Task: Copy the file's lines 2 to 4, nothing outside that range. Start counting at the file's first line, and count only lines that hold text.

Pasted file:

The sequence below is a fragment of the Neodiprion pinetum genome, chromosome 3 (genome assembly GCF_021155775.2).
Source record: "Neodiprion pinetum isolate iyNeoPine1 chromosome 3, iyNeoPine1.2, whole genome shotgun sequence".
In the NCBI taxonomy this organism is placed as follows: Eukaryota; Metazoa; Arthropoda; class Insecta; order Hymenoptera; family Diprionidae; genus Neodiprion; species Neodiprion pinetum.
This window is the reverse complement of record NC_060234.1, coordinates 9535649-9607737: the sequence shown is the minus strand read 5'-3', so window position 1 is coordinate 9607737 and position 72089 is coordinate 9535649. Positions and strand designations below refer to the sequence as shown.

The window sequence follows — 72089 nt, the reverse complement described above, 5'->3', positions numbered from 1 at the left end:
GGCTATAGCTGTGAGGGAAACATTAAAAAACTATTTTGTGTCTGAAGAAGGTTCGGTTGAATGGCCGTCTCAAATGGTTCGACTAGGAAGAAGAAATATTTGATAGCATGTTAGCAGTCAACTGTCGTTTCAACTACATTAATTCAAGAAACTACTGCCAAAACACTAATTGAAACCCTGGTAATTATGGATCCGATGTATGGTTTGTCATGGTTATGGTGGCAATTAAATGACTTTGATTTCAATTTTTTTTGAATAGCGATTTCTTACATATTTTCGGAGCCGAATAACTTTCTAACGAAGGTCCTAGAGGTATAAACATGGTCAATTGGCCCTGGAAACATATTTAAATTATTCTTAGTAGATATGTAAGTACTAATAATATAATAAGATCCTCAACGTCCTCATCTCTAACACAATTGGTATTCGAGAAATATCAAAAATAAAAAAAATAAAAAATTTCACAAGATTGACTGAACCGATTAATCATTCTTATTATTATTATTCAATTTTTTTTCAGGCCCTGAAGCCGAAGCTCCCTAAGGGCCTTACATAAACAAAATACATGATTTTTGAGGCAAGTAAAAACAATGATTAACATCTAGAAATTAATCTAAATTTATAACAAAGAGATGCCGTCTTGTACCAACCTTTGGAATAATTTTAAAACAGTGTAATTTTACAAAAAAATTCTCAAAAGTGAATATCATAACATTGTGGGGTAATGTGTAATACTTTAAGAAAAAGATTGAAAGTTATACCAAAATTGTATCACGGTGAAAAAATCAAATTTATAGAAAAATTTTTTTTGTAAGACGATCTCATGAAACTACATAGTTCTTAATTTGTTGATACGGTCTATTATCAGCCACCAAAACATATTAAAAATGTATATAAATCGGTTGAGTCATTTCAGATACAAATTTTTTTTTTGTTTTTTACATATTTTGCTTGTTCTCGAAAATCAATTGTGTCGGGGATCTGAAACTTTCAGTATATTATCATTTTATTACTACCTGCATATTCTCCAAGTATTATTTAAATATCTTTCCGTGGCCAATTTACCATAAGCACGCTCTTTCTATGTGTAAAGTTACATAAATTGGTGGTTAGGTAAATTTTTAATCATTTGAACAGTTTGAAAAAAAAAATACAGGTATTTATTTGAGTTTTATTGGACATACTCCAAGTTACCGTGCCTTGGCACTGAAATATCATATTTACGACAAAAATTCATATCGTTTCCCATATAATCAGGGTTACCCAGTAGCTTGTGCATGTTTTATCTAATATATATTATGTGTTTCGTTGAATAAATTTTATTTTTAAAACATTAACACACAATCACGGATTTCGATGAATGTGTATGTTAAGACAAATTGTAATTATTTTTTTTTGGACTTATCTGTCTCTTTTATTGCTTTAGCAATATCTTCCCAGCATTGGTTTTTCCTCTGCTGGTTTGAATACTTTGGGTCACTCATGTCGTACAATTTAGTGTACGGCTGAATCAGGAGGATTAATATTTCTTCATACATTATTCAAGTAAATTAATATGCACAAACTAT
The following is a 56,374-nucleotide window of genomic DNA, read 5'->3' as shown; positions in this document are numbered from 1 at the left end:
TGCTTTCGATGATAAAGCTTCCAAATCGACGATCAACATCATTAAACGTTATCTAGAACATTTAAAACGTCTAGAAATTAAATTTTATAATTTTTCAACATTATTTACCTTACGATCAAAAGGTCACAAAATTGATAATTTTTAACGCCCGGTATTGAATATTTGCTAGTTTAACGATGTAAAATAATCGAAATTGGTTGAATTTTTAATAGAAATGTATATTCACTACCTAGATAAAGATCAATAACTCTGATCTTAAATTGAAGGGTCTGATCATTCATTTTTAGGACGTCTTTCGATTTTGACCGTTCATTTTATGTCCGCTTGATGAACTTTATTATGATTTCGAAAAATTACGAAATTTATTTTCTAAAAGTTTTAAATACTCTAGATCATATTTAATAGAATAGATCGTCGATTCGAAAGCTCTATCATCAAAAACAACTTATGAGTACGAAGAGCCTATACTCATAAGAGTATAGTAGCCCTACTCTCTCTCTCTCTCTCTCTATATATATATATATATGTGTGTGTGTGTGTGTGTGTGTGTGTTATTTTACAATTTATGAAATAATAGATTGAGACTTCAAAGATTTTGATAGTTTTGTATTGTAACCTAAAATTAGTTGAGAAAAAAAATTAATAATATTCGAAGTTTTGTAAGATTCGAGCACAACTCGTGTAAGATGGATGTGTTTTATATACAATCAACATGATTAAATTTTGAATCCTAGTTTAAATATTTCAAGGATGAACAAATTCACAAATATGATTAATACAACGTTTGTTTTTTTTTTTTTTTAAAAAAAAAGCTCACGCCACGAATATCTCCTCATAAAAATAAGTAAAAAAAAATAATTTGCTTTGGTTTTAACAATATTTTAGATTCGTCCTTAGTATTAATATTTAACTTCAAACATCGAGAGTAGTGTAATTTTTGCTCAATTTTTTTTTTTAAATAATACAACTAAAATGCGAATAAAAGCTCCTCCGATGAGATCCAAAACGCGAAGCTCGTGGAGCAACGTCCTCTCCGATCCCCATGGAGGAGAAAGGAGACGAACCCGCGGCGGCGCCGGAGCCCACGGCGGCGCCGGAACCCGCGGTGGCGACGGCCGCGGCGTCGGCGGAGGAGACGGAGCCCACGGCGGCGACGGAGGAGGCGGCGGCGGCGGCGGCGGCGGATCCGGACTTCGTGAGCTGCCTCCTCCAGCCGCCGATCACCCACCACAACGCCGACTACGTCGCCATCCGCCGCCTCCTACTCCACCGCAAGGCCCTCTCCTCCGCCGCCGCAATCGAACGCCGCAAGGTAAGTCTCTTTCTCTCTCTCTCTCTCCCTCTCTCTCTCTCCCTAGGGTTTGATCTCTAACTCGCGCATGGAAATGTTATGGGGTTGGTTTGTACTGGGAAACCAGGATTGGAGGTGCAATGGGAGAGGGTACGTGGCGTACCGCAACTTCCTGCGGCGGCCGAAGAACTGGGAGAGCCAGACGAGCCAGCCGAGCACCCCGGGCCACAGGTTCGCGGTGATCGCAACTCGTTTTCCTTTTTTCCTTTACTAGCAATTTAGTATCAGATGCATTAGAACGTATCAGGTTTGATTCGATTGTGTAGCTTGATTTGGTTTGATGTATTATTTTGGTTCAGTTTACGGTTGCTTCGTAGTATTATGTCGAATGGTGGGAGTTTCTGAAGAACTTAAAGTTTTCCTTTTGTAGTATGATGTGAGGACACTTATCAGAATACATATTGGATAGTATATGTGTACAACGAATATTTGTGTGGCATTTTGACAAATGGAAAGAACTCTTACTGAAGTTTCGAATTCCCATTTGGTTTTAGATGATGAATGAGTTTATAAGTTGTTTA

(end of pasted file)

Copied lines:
Source record: "Neodiprion pinetum isolate iyNeoPine1 chromosome 3, iyNeoPine1.2, whole genome shotgun sequence".
In the NCBI taxonomy this organism is placed as follows: Eukaryota; Metazoa; Arthropoda; class Insecta; order Hymenoptera; family Diprionidae; genus Neodiprion; species Neodiprion pinetum.
This window is the reverse complement of record NC_060234.1, coordinates 9535649-9607737: the sequence shown is the minus strand read 5'-3', so window position 1 is coordinate 9607737 and position 72089 is coordinate 9535649. Positions and strand designations below refer to the sequence as shown.